So over misinterpretation of animal experiments (Ioannidis, 2012) and inappropriate extrapolation to humans has encouraged both inflated estimates of protein requirements, especially in children, and erroneous distinctions between the quality of plant and animal protein. The estimated protein needs of children are now half as much as they were in the 1940’s and it is becoming apparent that the much greater risk (in the West at least) is over-consumption of protein.

It seems that comparisons of ‘complete’ and ‘incomplete proteins’ are much more academic than practical and require rethinking, as described so well by Bender, (2014, 255):

‘While protein quality is important when considering individual foods, it is not relevant when considering total diets because different proteins are limited by amino acids, and hence have a relative excess of others. The result of mixing different proteins in a diet is an unexpected increase in the nutritional value of the mixture…..The average Western diet has a protein score of 0.73,  whilst the poorest diets in developing countries, with a restricted range of foods, and very little milk, meat, or fish, have a  protein score of 0.6’. (The difference is minimal.)

Miller and Payne (1969) concluded that ‘almost all dietary staples contain sufficient protein to meet human needs and that even diets based on very low protein staples are unlikely to be specifically protein-deficient. Webb (2012, 279) points out that since 1969 this view has become the nutritional consensus. It seems unfortunately that this message has not permeated to the lay public.

The second event known to have a huge influence on policy and recommendations led to what is called the ‘great protein fiasco’. Caroline’s article on the ‘great protein fiasco’ will be posted on Thursday the 4th of August 2016.


Arnold, D. (1994) ‘The Discovery of Malnutrition and Diet in Colonial India’, The Indian Economic and Social History Review, 31:1, 1–26

Bell, G. (1959) Textbook of Physiology and Biochemistry, 4th ed., Williams and Wilkins, Baltimore, p. 12

Bender, D. (2014) Introduction to Nutrition and Metabolism, 5th ed. Chapter 9 (CRC press) p255

Briend, A. (2014) Kwashiorkor: still an enigma – the search must go on. In: CMAM Forum Technical Brief

Brock, J.F. and Autret, M. (1952) Kwashiorkor in Africa, World Health Organization Monograph, Series No. 8. Geneva: WHO

Gopalan, C. (2007) From ‘Farms to Pharmacies’: Beginnings of a sad decline. Econ Pol Wkly, 42: 3535-3536

Hartley, S. (2016) Scientists hungry to deliver food system paradigm shift, BBC article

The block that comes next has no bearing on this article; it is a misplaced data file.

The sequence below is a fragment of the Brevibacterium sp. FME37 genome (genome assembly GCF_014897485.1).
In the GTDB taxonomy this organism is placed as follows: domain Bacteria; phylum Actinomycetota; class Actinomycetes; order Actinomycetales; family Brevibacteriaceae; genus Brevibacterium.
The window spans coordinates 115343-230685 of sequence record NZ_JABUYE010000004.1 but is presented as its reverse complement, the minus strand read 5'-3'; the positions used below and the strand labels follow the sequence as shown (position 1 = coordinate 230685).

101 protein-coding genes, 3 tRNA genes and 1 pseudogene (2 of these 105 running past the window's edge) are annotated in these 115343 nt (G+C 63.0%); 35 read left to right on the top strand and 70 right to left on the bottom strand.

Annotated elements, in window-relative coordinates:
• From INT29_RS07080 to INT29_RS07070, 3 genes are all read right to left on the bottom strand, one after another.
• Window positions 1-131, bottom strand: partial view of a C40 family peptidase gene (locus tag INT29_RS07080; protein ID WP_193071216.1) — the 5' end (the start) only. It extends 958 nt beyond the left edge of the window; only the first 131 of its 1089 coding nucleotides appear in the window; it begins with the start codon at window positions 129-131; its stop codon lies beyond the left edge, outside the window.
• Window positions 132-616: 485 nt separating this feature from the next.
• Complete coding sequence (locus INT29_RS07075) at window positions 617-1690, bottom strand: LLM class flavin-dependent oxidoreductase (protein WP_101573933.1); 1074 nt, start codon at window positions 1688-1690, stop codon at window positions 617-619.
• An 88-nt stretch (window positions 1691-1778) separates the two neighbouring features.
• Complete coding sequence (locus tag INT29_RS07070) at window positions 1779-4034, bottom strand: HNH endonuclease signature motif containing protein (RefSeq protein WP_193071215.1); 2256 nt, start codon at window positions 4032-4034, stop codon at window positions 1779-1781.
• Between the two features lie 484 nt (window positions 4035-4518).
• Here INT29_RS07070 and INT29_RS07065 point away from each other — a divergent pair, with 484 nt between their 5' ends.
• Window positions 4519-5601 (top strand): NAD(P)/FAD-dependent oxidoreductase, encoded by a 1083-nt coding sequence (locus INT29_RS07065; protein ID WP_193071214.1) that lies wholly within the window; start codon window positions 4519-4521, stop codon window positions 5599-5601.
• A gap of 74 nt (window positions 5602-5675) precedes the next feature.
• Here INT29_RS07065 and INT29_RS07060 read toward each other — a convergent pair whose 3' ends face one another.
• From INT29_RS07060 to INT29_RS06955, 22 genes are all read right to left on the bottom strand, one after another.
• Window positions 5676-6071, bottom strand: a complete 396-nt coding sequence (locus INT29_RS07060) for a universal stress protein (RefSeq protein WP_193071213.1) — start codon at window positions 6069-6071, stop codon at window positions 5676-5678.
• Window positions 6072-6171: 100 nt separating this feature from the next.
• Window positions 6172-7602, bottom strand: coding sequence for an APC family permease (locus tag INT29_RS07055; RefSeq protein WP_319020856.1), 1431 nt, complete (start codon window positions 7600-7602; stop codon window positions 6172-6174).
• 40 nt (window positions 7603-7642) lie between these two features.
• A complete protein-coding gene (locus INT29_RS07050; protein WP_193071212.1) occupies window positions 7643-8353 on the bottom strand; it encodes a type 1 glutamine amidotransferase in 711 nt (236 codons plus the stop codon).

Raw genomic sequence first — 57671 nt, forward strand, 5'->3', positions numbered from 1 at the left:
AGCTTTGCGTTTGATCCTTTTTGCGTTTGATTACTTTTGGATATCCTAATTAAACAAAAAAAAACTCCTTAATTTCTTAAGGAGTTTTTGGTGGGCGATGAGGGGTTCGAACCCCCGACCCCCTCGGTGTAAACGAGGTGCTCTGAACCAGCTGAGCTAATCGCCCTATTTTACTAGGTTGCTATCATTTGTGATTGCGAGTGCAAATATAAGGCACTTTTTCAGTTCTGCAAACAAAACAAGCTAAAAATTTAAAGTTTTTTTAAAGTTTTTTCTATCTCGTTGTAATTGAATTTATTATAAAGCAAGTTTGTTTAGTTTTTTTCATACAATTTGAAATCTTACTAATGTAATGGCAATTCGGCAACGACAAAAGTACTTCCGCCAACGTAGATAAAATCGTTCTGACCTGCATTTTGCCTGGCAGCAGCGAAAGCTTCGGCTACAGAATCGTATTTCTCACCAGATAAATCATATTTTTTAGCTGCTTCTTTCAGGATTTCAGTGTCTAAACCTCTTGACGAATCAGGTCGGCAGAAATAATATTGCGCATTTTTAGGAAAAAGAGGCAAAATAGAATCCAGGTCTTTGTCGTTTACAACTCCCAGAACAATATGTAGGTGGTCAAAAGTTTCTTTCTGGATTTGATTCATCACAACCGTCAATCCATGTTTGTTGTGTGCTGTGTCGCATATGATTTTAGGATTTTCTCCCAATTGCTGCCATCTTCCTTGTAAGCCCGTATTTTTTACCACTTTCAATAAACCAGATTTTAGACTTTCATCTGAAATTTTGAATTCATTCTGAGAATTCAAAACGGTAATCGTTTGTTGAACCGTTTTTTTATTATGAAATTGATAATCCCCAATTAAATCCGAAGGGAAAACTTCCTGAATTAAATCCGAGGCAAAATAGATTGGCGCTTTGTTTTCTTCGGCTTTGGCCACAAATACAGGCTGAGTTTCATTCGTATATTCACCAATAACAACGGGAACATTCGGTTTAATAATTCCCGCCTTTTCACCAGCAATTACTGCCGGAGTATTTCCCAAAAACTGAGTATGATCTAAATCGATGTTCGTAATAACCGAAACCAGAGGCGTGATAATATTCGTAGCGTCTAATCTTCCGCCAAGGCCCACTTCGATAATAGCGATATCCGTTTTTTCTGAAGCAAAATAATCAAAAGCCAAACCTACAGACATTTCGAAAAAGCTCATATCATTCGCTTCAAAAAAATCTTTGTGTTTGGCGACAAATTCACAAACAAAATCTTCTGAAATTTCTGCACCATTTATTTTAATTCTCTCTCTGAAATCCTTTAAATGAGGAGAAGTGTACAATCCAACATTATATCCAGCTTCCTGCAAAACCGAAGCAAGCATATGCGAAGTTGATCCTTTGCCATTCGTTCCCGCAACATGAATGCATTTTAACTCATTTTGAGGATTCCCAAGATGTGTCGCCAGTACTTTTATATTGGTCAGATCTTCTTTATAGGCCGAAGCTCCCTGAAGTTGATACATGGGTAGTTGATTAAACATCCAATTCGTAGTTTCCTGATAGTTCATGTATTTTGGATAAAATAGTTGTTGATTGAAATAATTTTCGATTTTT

Ioannidis, J. (2012) Extrapolating from animals to humans, Sci Transl Med, 4: 151

McLaren, D.S. (1974) ‘The Great Protein Fiasco’, Lancet, 304(7872), 93-96

McLaren, D.S. (2000) ‘The Great Protein Fiasco Revisited’, Nutrition, 16: 464-5

Miller, D and Payne, P. (1969) Assessment of protein requirements by nitrogen balance. Proceedings of the Nutrition Society, 28: 2, 225-234

Newman, J.L. (1995) ‘From Definition, to Geography, to Action, to Reaction: The Case of

Protein-Energy Malnutrition’, Annals of the Association of American Geographers, 85: 2,233–45

Osborne, T. and Mendel, L. (1914) Amino-acids in nutrition and growth. J Bio Chem, 17: 325-49

Rand, W.M, Pellett, PL. Young, V.R. (2003) Meta-analysis of nitrogen balance studies for estimating protein requirements in healthy adults, American Journal of Clinical Nutrition, 77: 109-127

Reeds, P.J. (2000) Protein nutrition of the neonate, Proc Nutr Soc, 59:1, 87-97

Rose, W. (1948) Comparative growth of diet containing ten and nineteen amino acids, with further observation upon the role of glutamic and aspartic acid, J Bio Chem, 176: 753-62

Sathyamala, C. (2016) Nutritionalizing Food: A Framework for Capital Accumulation. Development and Change 47:4, 818-839.

Webb, G. (2012) Nutrition: Maintaining and improving health, 4th ed. Chapter 11, Taylor & Francis Group, LLC

Young, V and Pellett P. (1994) Plant proteins in relation to human protein and amino acid nutrition. Am J Clin Nutr, 59 (suppl):1203S–1212S


One thought on “The Great Protein Fiasco? Understanding Plant Proteins in Human Nutrition

  1. Pingback: Kwashiorkor and the Great Protein Fiasco? Understanding Plant Proteins in Human Nutrition, Part 2 | Brighton and Sussex Universities Food Network